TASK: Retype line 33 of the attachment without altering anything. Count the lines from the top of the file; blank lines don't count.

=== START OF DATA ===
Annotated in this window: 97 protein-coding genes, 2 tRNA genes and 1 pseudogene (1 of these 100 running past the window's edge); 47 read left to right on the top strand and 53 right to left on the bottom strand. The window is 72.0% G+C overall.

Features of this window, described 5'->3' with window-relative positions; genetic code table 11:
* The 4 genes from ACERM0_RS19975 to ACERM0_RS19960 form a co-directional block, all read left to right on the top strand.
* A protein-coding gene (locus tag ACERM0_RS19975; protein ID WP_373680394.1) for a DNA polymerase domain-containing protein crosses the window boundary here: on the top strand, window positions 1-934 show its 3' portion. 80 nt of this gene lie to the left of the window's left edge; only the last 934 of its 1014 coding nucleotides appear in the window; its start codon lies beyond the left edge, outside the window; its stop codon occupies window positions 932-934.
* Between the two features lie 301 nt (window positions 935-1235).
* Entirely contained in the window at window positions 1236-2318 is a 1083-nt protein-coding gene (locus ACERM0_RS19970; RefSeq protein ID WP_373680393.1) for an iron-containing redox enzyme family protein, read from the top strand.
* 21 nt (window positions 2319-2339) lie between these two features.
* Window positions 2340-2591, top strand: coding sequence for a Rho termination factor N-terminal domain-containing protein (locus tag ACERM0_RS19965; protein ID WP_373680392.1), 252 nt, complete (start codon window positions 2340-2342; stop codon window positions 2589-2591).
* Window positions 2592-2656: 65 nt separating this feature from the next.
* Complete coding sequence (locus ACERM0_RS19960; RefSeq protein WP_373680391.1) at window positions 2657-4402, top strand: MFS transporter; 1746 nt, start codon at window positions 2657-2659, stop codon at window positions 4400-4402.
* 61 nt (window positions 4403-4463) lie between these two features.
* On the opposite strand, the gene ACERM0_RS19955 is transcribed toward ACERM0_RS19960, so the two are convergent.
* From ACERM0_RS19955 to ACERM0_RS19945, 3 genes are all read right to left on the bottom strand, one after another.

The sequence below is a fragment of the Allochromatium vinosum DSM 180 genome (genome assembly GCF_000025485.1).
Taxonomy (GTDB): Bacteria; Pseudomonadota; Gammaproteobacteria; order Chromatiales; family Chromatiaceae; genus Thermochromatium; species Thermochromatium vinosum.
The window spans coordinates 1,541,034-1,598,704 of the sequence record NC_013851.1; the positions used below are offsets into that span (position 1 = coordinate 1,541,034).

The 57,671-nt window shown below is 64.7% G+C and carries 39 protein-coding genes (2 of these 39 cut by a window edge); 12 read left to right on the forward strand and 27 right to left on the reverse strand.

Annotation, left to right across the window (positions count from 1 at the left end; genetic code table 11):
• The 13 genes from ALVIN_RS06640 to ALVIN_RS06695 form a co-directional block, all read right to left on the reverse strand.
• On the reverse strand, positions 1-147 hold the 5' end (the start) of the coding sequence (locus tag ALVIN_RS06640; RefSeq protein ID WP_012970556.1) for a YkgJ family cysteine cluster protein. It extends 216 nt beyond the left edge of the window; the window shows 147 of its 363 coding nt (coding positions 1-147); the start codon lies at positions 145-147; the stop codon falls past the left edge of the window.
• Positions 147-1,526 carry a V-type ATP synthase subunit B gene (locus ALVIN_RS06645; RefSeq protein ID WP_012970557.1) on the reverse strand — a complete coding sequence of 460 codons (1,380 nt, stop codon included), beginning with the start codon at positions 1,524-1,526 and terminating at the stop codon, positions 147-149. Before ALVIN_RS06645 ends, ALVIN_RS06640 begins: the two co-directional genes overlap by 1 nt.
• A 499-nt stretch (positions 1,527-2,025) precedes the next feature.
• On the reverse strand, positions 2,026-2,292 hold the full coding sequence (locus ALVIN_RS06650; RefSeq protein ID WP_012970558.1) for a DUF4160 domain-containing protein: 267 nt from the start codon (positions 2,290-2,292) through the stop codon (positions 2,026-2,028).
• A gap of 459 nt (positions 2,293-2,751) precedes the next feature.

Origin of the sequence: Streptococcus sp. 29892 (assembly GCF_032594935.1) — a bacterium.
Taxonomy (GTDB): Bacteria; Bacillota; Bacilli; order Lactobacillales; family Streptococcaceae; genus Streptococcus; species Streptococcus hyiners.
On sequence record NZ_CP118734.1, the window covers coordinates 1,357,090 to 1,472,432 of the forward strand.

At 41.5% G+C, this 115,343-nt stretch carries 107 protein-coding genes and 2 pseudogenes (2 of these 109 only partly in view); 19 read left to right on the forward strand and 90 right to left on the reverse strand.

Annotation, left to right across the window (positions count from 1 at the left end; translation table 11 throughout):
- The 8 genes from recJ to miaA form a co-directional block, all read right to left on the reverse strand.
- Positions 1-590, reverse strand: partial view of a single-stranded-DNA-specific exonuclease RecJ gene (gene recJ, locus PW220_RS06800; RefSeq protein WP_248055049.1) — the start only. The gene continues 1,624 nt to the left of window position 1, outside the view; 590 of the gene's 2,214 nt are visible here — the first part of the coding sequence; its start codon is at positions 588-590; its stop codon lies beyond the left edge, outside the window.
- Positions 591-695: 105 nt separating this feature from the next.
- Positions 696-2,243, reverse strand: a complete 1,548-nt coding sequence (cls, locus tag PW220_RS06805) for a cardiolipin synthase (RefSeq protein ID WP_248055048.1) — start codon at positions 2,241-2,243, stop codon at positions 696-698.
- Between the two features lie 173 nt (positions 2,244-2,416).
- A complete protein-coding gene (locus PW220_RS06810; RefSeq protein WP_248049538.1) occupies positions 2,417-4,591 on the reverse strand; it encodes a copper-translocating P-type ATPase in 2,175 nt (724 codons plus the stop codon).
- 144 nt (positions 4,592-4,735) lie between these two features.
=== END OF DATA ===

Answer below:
- Positions 696-2,243, reverse strand: a complete 1,548-nt coding sequence (cls, locus tag PW220_RS06805) for a cardiolipin synthase (RefSeq protein ID WP_248055048.1) — start codon at positions 2,241-2,243, stop codon at positions 696-698.